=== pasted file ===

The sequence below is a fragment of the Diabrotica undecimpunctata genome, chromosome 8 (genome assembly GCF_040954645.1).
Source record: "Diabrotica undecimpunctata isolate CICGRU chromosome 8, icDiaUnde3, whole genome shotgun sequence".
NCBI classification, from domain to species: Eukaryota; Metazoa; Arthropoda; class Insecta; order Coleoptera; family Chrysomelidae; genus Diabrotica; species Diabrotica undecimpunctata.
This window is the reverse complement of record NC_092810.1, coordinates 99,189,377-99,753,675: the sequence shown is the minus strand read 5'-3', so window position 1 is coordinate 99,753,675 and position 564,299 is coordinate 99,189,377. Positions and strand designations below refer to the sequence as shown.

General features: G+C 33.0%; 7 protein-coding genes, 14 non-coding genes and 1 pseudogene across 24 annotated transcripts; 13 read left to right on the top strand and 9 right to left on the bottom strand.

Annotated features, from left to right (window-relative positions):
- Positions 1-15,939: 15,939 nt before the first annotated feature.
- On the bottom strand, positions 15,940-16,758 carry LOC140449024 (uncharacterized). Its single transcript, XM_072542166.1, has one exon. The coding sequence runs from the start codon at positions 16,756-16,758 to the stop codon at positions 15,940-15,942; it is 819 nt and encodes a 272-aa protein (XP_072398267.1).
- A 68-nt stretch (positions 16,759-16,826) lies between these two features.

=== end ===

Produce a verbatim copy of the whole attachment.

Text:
The sequence below is a fragment of the Diabrotica undecimpunctata genome, chromosome 8 (genome assembly GCF_040954645.1).
Source record: "Diabrotica undecimpunctata isolate CICGRU chromosome 8, icDiaUnde3, whole genome shotgun sequence".
NCBI classification, from domain to species: Eukaryota; Metazoa; Arthropoda; class Insecta; order Coleoptera; family Chrysomelidae; genus Diabrotica; species Diabrotica undecimpunctata.
This window is the reverse complement of record NC_092810.1, coordinates 99,189,377-99,753,675: the sequence shown is the minus strand read 5'-3', so window position 1 is coordinate 99,753,675 and position 564,299 is coordinate 99,189,377. Positions and strand designations below refer to the sequence as shown.

General features: G+C 33.0%; 7 protein-coding genes, 14 non-coding genes and 1 pseudogene across 24 annotated transcripts; 13 read left to right on the top strand and 9 right to left on the bottom strand.

Annotated features, from left to right (window-relative positions):
- Positions 1-15,939: 15,939 nt before the first annotated feature.
- On the bottom strand, positions 15,940-16,758 carry LOC140449024 (uncharacterized). Its single transcript, XM_072542166.1, has one exon. The coding sequence runs from the start codon at positions 16,756-16,758 to the stop codon at positions 15,940-15,942; it is 819 nt and encodes a 272-aa protein (XP_072398267.1).
- A 68-nt stretch (positions 16,759-16,826) lies between these two features.